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‘Oppenheimer’ discovers victory at 2024 Academy Awards

Christopher Nolan's "Oppenheimer" took home the most number of wins for the 2024 Academy Awards.
Christopher Nolan's "Oppenheimer" took home the most number of wins for the 2024 Academy Awards.

As the aftershocks of 2023’s Barbenheimer phenomenon start to fade, the 2024 Academy Awards saw one final surge for the latter half of the moniker. “Oppenheimer” took over the ceremony, ending the night with seven wins out of 13 nominations, including Best Picture.

Christopher Nolan’s historical/legal epic was a dominant force, winning Best Actor for Cillian Murphy as the titular scientist and Best Supporting Actor for Robert Downey Jr. as politician Lewis Strauss, as well as Best Director for Nolan. Earlier in the show, it also took home Best Original Score, Best Cinematography and Best Film Editing.

In his acceptance speech, Nolan thanked his many collaborators and highlighted how young of an art form film is.

“Movies are just a little bit over 100 years old, I mean, imagine being there 100 years into painting, or theater,” Nolan said. “We don’t know where this incredible journey is going from here, but to know you think I’m a meaningful part of it means the world to me.”

Coming second in number of wins was “Poor Things,” which went home with four of its 11 nominations. Emma Stone was awarded Best Actress for her portrayal of scientific experiment Bella Baxter, and the film also won Best Production Design, Best Makeup and Hairstyling and Best Costume Design.

Stone’s win was the most unexpected of the night. Many critics were predicting Lily Gladstone to take the award for her quietly devastating performance as Mollie Burkhart in Martin Scorsese’s “Killers of the Flower Moon,” which left the ceremony empty-handed despite receiving 10 nominations. Gladstone was the first Native American actress to ever be nominated at the Oscars.

Despite a frazzled appearance, Stone used her speech time to pay tribute to the other nominees in her category, including Gladstone.

“Sandra, Annette, Carey, Lily, I share this with you. I am in awe of you,” Stone said. “And it has been such an honor to do all of this together, I hope we get to keep doing more together.”

“The Zone of Interest” was the last film to win multiple awards, walking away with Best International Feature Film and Best Sound.

Director Jonathan Glazer was the only winner to acknowledge the ongoing conflict between Israel and Palestine in his speech, protests of which blocked traffic outside the venue, causing the ceremony to begin five minutes behind schedule.

Da’Vine Joy Randolph was the remaining acting winner, claiming Best Supporting Actress for her turn in “The Holdovers.” She delivered an emotional speech praising all the people in her life that helped her get there, earning tears from co-star Paul Giamatti.

Other notable winners included court drama “Anatomy of a Fall” for Best Original Screenplay, authorial satire “American Fiction” for Best Adapted Screenplay, Hayao Miyazaki’s “The Boy and the Heron” for Best Animated Feature and “Godzilla Minus One” for Best Visual Effects. Wes Anderson also won the first Oscar of his career in Best Live Action Short Film for his Roald Dahl adaptation, “The Wonderful Story of Henry Sugar.”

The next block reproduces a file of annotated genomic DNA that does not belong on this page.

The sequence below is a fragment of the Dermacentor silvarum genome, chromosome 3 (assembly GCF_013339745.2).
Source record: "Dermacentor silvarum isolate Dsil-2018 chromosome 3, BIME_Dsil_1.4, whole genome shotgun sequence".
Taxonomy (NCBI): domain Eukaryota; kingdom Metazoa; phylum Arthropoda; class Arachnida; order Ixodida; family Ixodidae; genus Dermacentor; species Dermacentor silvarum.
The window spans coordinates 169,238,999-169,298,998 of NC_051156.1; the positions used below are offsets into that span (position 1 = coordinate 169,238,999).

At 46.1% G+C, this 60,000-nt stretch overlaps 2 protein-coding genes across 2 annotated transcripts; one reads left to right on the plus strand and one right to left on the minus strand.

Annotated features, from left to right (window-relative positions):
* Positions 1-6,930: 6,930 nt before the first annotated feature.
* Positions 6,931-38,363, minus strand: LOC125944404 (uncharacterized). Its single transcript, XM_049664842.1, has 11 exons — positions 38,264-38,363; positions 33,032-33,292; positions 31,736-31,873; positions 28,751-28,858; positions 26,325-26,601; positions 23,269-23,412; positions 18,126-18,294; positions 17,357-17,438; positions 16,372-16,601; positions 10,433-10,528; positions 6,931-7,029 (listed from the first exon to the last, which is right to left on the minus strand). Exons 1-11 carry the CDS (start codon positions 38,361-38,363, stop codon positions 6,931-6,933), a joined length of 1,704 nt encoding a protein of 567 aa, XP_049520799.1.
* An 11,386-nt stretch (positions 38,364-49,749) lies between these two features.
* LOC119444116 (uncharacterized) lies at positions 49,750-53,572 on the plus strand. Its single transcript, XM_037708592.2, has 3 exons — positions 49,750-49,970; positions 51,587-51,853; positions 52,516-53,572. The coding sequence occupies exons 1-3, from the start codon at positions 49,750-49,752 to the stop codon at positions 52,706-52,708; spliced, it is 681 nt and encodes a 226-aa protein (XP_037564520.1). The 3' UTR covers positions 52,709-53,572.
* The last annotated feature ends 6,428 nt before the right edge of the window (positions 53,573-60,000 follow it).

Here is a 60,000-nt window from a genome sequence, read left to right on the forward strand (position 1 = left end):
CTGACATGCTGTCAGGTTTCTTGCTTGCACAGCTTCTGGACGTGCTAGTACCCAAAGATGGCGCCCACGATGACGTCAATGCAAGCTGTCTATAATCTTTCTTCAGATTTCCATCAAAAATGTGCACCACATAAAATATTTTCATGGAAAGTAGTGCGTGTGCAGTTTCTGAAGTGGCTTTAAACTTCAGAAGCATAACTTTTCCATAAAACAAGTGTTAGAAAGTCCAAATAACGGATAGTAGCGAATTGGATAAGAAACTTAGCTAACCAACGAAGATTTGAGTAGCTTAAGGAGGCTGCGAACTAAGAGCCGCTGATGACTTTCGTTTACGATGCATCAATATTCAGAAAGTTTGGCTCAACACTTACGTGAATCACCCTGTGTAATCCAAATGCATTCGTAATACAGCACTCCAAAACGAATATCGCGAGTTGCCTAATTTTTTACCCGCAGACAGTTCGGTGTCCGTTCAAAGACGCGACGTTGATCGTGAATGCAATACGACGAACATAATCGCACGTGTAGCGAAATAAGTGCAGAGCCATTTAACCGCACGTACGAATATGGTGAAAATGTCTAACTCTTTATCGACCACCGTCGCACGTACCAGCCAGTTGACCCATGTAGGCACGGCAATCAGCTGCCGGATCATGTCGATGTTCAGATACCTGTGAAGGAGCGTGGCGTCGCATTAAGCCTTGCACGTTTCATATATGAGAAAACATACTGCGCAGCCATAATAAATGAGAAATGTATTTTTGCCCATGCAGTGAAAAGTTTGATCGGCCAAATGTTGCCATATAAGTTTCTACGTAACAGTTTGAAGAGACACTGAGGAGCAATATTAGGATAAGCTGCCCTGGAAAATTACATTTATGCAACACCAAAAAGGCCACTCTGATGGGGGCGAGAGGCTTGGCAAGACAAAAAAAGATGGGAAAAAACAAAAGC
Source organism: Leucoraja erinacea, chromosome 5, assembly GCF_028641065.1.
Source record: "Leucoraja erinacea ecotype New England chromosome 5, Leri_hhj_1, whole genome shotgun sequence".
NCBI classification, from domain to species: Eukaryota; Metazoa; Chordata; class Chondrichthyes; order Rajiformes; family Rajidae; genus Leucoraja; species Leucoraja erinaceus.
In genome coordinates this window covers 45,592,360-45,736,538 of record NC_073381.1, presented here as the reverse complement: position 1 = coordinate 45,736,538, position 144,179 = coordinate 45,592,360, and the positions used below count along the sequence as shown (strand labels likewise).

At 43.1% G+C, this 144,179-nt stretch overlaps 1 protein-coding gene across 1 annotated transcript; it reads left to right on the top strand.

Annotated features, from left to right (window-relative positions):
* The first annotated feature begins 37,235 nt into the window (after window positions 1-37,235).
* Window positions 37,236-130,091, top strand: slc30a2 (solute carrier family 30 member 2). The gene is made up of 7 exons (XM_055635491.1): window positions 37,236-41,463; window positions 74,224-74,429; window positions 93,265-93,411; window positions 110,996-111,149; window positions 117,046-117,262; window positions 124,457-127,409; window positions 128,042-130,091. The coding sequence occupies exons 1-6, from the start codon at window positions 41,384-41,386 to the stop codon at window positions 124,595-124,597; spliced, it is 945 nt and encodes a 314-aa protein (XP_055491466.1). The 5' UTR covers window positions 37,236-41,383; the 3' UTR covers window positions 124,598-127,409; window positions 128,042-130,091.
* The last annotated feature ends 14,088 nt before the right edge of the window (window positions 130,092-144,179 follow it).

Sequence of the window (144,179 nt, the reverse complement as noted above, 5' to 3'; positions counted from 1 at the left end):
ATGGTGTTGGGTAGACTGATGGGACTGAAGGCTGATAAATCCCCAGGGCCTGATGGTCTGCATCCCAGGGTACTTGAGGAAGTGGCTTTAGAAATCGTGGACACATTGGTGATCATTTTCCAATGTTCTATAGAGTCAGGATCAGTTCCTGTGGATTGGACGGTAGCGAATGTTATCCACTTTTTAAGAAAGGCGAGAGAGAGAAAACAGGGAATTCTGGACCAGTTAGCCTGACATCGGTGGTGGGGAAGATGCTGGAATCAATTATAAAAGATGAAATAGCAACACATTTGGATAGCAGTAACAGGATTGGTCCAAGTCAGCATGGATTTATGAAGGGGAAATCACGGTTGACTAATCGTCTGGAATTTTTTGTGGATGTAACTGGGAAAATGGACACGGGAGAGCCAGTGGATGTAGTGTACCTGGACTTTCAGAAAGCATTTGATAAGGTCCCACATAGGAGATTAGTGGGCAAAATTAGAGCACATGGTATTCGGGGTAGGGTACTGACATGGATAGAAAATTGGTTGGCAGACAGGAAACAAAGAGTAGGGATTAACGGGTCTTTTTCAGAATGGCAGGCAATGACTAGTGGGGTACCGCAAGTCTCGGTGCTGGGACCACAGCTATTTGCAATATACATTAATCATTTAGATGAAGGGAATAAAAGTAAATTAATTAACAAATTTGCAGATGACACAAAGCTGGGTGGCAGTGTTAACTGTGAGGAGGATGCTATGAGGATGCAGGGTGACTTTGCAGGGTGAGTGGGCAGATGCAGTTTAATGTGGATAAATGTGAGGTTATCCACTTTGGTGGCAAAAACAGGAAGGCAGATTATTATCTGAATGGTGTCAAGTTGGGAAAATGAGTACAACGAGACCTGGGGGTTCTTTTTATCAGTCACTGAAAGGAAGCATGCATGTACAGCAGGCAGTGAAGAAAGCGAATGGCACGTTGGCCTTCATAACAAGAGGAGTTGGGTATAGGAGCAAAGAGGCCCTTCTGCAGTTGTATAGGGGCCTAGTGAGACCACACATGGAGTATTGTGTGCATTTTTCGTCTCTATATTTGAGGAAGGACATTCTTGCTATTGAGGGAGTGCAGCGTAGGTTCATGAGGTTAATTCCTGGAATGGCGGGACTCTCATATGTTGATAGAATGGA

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Despite only winning one Oscar for Billie Eilish and Finneas O’Connell’s “What Was I Made For?” in Best Original Song, “Barbie” was still given plenty of attention throughout the night.

The highlight of the ceremony was a bombastic performance of “I’m Just Ken” by the titular doll himself, Ryan Gosling. Paying tribute to “Gentlemen Prefer Blondes” and joined by his fellow Kens on stage as well as producer Mark Ronson and guest guitarist Slash, Gosling committed fully to the number, having the time of his life.

The fun of Gosling’s performance stood in contrast to the rest of the night, which was plagued by the continued presence of Jimmy Kimmel as host.

Now in his fourth year of hosting the Oscars, Kimmel feels like an inevitability, rattling off the same tired jokes and uninteresting observations. Whether it’s cracks about film runtimes, Downey Jr.’s former drug addiction problems, animation being a medium of kid’s films or how certain movies could have been written by A.I., anytime Kimmel was onscreen felt  exhausting.

A few bits did manage to stick out as gems, however. Pairing Arnold Schwarzenegger and Danny DeVito as presenters was inspired, allowing them to reminisce about their collaboration in the film “Twins” as well as their shared history as Batman villains, including a great crowd reaction shot from Michael Keaton.

Similarly, John Cena showed great comedic chops while presenting Best Costume Design, emerging from backstage completely naked except for the envelope.

The real star, however, was John Mulaney, who stepped up to present Best Sound. Mulaney matched his typical fast-paced and witty delivery style with a clear genuine appreciation for film, rattling off jokes about famous (and infamous) film lines as well as hilariously recounting the plot of “Field of Dreams.”

“You know, for years movies didn’t have sound, and then, they figured it out,” Mulaney said. “Some people say that the silent era was the golden era of film. These people are difficult and insane.”

Mulaney’s exceptional performance, as well as the rave reviews he received for hosting the Oscars’ Governor’s Awards earlier this year, have led many to call for him to host the show next year. Considering what he would be replacing, it’s not hard to see it as a step up.